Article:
Karen Karapetyan resigns and congratulates new Armenian prime minister

Armenia’s opposition leader Nikol Pashinyan

Artyom Geodakyan TASS

The leader of Armenian protests Nikol Pashinyan has been elected prime minister by Armenia's parliament with 59 votes to 42 in favour of his candidacy.

"Representatives of the party will not be members of the government".

After the ruling Republican Party narrowly blocked his first bid for prime minister on May 1 despite initially promising not to stand in the way, Pashinyan staged a general strike that shut down the capital Yerevan and other cities.

He is now looking ahead to the plan the new prime minister will present to parliament, but also hopes the protesting will continue.

"By the end of the parliamentary session Armenia will have a prime minister". He said his first priority was to organize the first fair parliamentary elections in many years.

The hugely popular Pashinyan had in recent weeks piled pressure on the ruling party through an unprecedented campaign of civil disobedience, leading to the shock resignation of veteran leader Serzh Sarkisian, a week after he shifted to the newly-empowered role of prime minister after serving for 10 years as president. However, the HHK said it will not block the election and will support it.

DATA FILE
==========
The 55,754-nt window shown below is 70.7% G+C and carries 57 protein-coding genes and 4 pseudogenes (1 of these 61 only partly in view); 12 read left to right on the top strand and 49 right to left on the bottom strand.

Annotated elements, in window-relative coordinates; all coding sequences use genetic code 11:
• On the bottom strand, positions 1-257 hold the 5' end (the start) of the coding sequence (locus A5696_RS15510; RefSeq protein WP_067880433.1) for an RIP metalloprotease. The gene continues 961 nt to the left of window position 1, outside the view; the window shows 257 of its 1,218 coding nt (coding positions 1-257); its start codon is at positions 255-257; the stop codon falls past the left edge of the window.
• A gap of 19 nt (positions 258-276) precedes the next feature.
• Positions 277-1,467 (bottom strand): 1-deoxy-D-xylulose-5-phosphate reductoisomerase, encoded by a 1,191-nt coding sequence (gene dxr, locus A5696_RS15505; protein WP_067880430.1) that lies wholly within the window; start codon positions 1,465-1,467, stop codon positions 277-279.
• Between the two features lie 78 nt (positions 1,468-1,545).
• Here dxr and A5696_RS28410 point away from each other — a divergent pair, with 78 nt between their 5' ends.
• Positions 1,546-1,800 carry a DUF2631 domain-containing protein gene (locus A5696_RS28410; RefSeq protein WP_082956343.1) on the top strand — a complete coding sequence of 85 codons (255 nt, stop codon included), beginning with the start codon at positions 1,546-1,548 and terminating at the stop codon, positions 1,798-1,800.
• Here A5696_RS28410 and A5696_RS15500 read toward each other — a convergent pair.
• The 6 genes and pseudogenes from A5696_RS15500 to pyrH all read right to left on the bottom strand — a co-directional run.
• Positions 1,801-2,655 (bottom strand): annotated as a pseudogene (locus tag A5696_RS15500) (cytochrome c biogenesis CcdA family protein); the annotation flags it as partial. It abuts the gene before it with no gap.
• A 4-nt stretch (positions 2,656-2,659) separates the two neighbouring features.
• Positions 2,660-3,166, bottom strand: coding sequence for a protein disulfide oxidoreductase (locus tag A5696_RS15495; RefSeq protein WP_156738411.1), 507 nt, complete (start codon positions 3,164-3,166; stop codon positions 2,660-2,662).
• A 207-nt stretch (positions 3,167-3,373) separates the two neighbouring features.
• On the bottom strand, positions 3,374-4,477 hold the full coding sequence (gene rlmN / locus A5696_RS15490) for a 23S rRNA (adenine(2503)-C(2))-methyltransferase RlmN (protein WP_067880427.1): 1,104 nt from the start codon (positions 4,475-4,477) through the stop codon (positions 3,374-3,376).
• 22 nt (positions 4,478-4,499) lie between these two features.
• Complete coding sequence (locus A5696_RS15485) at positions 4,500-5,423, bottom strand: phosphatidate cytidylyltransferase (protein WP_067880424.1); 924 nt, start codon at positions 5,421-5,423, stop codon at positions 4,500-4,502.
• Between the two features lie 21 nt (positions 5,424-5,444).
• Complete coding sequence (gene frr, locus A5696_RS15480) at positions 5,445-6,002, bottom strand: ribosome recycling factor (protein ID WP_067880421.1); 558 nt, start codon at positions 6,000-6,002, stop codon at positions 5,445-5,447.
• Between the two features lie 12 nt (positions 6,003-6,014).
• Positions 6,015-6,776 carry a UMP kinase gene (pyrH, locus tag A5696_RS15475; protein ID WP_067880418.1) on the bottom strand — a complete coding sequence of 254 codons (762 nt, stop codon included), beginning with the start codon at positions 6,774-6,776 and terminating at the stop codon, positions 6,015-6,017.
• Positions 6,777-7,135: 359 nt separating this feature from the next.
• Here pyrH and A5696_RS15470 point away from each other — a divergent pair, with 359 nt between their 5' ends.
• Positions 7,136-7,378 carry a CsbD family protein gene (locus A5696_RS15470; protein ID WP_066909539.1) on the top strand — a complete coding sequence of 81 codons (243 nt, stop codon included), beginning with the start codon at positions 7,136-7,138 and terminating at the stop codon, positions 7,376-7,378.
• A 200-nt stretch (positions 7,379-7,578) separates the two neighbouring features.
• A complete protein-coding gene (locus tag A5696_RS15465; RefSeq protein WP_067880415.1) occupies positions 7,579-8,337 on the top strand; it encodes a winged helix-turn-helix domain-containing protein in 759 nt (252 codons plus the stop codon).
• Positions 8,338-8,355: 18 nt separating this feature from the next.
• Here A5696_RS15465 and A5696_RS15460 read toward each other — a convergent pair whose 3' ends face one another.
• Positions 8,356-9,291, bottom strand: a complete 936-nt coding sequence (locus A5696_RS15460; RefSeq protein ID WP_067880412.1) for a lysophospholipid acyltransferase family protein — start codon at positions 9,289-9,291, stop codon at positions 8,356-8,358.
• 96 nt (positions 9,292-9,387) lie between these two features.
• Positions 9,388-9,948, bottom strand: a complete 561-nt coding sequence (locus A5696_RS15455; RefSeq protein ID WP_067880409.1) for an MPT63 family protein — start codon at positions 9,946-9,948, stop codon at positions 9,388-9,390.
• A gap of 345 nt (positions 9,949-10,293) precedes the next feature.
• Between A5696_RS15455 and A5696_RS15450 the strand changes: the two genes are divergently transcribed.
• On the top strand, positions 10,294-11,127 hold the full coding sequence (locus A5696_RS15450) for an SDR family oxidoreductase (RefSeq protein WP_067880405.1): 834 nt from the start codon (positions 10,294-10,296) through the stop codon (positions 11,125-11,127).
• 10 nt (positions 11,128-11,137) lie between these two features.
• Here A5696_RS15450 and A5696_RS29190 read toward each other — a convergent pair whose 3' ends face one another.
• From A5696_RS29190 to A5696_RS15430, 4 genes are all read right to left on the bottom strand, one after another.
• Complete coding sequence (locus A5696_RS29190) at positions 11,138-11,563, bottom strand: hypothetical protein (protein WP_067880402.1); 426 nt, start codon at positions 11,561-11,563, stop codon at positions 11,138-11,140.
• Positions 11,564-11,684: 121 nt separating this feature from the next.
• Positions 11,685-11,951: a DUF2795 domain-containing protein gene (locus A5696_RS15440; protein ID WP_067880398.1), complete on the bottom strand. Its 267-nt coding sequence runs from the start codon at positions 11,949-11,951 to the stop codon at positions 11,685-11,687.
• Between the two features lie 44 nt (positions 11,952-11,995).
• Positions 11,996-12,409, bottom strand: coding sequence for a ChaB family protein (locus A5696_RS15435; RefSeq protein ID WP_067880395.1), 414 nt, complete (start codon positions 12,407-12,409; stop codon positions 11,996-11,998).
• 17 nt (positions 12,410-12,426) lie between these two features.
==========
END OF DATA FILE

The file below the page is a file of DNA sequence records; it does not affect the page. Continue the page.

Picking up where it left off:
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Within an hour of the vote, Pashinyan traveled to Republic Square in central Yerevan to greet his supporters, who waved Armenian flags and balloons as a rock band performed live music. "There will be no people with privileged rights in Armenia, everyone will be equal before the law", he stressed. In particular, he reiterated that Armenia will remain part of the Russian-led Eurasian Economic Union and the Collective Security Treaty Organization (CSTO). "Many people will want to see a country that has carried out this revolution of love and solidarity", he said.

Armenia's turmoil began on April 17 when Sargsyan, who had previously served two five-year terms as president, was appointed prime minister - just eight days after his presidency ended.

It has been an unlikely rise to power in the post-Soviet republic of about three million for the former newspaper editor.

Pending fresh elections "Pashinyan must manoeuvre between the will of the people and the parliamentary ruling party that he does not belong to and which can not begin supporting him", he said.

As EADaily reported earlier, Serzh Sargsyan resigned on April 23 amidst protest actions against his election.

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